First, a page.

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Triumph Stag

A four seater convertible with Italian style and a V8 engine. Sold between 1970 and 1978 as a luxury sports car to compete with Mercedes Benz S Class. The Stag was a huge success when launched in the UK where it now enjoys cult status but never cracked the US market that it was originally targeted at

Sunbeam Rapier

Fresh air motoring for the whole family provided by the Rootes Group in the early 60s. With styling cues from Studebaker, the Rapier cut quite a dash with two tone paint, plenty of chrome and pronounced rear fins. The Rapier sold well in both saloon and convertible form (both of which you can see at the Great British Car Journey) and competed with distinction in rallies like the Monte Carlo.

Rolls Royce

Rolls Royce is historically the world’s most famous luxury car brand. We have both a Silver Spirit and Silver Shadow at the great British car Journey as well as other luxury cars like Bentleys and Daimlers. This Silver Spirit is unmistakably a Rolls-Royce both inside and out. Effortlessly eating up the road with a cabin full of leather and varnished wood, this car has a presence and pedigree beyond doubt.

Hillman Imp

Perhaps the best remembered of the Hillman cars the Imp ws built in a new Scottish factory, the Imp was Rootes’ attempt to take on the Mini. Poor build quality and early unreliability took its toll and although it is fondly remembered by many, it only achieved 10% of the Mini’s sales figures.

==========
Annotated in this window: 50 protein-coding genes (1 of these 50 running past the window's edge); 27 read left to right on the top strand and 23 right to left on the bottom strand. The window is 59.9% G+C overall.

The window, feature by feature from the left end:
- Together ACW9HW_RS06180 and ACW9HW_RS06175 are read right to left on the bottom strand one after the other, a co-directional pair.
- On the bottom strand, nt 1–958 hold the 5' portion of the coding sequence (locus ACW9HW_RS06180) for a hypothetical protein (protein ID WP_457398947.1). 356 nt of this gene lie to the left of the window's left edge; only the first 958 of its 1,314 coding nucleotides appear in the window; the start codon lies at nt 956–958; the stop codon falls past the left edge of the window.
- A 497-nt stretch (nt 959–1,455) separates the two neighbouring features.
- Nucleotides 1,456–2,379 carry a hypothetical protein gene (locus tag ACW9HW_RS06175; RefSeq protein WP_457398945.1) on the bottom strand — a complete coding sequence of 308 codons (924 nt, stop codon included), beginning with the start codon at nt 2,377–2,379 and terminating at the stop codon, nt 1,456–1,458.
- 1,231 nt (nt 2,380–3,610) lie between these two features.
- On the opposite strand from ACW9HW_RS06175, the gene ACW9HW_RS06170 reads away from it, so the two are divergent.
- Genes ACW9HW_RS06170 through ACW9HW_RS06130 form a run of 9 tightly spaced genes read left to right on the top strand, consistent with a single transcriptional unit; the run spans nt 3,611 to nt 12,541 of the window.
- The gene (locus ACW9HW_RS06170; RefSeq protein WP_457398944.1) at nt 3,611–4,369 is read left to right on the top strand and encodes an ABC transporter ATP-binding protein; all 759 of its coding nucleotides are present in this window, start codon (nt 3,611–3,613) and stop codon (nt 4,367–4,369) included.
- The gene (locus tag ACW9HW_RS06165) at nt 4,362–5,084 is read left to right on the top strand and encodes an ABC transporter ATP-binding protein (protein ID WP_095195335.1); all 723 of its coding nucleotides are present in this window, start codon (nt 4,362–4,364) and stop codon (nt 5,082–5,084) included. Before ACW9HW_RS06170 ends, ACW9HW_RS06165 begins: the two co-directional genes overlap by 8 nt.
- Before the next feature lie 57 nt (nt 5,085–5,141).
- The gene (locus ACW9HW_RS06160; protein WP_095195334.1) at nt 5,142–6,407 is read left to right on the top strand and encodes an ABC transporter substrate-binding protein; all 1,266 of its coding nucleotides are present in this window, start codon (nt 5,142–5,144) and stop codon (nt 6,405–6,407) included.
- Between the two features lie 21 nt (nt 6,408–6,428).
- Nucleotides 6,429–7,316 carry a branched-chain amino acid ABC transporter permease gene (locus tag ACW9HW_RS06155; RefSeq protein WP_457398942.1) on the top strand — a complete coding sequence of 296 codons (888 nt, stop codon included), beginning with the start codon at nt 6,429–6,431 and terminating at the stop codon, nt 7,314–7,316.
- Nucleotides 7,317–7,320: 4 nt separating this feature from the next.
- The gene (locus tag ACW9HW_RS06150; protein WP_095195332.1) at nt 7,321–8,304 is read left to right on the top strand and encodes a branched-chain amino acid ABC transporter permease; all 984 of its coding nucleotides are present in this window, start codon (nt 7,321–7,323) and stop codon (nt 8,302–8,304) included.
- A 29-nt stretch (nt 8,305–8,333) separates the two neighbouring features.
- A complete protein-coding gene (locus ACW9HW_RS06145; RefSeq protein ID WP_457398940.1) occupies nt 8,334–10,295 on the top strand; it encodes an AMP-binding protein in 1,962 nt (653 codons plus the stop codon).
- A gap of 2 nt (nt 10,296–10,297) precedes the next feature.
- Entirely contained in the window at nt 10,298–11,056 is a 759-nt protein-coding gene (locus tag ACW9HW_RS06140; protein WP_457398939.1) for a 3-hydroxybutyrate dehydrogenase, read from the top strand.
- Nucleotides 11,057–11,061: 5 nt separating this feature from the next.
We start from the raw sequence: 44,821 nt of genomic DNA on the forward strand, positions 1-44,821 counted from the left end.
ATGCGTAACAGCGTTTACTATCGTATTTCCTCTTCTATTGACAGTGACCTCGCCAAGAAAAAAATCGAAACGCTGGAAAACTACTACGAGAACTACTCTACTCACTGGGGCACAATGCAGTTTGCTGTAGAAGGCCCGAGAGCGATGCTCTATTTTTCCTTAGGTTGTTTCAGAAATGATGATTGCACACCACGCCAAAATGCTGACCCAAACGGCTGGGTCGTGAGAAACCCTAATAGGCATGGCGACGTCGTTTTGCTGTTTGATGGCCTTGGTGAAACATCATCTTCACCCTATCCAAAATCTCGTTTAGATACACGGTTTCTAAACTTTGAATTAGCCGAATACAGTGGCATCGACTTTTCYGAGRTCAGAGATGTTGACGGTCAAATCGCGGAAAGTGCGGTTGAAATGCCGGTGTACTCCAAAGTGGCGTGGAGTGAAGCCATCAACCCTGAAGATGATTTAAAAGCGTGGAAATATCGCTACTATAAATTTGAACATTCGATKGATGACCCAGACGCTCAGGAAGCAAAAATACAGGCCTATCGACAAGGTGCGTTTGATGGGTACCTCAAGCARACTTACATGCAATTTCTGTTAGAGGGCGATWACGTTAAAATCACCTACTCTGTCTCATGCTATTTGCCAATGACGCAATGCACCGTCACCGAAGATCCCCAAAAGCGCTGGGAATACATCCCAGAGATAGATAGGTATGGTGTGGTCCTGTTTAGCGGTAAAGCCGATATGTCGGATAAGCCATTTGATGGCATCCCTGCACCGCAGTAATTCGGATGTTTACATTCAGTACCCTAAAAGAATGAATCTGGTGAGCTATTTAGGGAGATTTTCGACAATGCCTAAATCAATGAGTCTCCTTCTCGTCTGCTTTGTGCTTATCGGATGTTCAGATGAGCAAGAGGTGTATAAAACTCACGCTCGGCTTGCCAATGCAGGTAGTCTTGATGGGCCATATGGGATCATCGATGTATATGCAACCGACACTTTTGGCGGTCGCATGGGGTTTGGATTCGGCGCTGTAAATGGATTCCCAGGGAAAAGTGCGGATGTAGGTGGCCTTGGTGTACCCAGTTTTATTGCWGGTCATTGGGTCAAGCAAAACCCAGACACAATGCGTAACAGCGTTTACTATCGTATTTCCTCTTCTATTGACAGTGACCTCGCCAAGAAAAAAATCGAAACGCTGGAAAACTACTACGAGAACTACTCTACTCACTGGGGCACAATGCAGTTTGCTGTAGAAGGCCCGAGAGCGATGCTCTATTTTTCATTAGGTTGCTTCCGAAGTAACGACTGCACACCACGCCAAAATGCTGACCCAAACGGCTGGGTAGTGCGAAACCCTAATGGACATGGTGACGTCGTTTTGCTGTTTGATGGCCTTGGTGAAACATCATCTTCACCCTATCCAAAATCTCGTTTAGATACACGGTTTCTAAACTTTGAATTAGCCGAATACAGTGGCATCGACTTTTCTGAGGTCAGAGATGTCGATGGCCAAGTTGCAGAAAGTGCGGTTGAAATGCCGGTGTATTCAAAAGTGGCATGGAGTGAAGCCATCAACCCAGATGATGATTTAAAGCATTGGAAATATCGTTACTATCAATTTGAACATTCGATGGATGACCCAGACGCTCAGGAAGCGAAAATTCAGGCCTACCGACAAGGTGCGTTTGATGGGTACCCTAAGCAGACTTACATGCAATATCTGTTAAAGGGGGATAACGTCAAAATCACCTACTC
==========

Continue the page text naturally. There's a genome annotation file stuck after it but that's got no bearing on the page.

Jaguar XJS

Often unfairly criticised as not being as striking as the E type, the XJS is in fact the best selling car Jaguar has ever made. Whether in Six cylinder or V12 form, coupe or convertible, the XJS offered distinctive style and effortless cruising in a very British form.

1958 Nash Metropolitan

Nash Metropolitan 1958 donated in September 2022 by Michael McLean. 

The Nash is a real piece of Automotive Americana built in Longbridge by Austin and exported in considerable numbers. This UK market car is a real time-warp car and we are truly privileged to be its current custodians. Like so many cars at Ambergate, we will never see anything quite like it again. On display in Chapter 2

To see ALL our cars visit Great British Car Journey … The Interactive Museum where you can even drive more than 40 Classic cars.

1997 Jaguar XJ Sport 3.2

This Jaguar XJ Sport 3.2 1997 was donated by Stuart Sorockyj in December 2022. 

This car belonged to Stuart’s father in law and has been well looked after and cherished for many years. Another product of Ford’s tenure of the Jaguar brand, it combines the original shape of Lyon’s XJ6 with a silky smooth six cylinder engine and a sumptuous interior. 

“Laura” 1972 Triumph 1500

This Triumph 1500 1972 “Laura” donated by Sam Malins in December 2022. 

Sam was given this car by her father in 1997 before she had a driving license and when she passed her test it was her daily driver for a number of years. Prior to Sam, Laura had one owner who finally stopped driving at the age of 94 having covered 27,000 miles in 25 years. Laura is now retired with 57,000 miles on the clock but she drives very well which is a testament to the care lavished on her for more than 50 years. On display in Chapter 4 next to a Triumph Toledo.